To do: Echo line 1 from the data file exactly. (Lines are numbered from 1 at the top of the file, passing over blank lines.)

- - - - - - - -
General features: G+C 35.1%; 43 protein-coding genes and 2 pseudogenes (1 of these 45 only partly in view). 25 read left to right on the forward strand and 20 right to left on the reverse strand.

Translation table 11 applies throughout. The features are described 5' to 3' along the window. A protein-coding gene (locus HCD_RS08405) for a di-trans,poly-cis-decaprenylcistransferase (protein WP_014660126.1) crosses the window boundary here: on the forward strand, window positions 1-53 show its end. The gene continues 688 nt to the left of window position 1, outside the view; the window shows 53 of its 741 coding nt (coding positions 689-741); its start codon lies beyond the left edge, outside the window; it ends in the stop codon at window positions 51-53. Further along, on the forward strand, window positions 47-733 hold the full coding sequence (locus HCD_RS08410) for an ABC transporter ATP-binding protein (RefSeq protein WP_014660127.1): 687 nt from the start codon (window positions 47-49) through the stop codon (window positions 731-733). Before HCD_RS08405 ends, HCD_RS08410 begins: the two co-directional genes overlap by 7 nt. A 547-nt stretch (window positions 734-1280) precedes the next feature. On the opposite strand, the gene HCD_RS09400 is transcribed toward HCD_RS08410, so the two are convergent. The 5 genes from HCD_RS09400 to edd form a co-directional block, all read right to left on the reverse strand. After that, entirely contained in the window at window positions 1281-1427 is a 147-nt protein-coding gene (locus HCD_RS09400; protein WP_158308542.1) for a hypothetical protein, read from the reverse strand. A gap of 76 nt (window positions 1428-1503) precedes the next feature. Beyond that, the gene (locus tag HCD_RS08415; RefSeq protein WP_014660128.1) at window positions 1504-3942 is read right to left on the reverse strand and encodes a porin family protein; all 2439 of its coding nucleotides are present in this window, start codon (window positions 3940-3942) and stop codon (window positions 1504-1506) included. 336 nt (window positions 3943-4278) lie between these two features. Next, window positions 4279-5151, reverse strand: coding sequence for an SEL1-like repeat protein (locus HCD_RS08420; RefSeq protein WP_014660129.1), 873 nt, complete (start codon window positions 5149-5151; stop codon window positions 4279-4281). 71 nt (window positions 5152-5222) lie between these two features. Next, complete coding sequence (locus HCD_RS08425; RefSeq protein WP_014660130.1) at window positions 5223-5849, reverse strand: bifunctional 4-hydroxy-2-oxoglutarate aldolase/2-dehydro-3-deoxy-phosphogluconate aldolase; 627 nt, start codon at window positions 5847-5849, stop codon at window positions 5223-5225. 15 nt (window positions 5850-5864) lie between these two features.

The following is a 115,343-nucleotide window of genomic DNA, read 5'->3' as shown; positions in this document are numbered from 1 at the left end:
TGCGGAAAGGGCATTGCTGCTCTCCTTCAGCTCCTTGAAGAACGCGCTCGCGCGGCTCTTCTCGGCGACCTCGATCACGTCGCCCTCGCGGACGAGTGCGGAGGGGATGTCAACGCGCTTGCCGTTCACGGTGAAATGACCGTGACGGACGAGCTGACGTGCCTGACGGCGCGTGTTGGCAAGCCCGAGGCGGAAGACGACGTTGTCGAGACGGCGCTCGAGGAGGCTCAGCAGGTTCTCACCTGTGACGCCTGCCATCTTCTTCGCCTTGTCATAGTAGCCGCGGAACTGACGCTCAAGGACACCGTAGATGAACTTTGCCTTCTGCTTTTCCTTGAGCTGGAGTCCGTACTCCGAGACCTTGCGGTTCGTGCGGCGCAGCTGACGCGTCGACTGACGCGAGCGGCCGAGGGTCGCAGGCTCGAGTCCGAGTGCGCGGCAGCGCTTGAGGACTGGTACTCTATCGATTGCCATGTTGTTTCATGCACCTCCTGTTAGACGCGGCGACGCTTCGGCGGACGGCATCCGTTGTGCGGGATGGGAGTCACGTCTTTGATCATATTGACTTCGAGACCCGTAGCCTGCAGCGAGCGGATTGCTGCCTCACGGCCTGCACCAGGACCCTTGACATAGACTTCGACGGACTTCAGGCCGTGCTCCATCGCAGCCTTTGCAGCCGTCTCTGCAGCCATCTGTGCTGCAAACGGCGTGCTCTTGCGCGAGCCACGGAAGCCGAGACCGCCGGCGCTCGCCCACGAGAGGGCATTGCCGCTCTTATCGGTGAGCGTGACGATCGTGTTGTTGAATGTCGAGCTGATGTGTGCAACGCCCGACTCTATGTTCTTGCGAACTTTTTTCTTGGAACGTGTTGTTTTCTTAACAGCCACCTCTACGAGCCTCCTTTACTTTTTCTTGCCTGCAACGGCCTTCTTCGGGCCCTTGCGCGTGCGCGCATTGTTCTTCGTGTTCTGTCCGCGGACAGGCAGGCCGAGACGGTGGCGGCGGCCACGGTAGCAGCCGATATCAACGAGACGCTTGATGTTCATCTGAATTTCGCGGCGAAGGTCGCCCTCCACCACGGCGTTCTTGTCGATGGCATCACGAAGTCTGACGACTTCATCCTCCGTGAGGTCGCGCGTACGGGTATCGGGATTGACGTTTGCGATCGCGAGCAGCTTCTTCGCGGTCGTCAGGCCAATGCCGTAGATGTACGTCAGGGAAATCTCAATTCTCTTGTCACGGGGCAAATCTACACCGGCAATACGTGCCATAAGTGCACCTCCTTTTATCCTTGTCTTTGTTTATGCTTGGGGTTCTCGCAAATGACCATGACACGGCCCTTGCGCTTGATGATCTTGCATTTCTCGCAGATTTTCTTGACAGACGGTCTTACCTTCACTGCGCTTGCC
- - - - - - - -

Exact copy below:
General features: G+C 35.1%; 43 protein-coding genes and 2 pseudogenes (1 of these 45 only partly in view). 25 read left to right on the forward strand and 20 right to left on the reverse strand.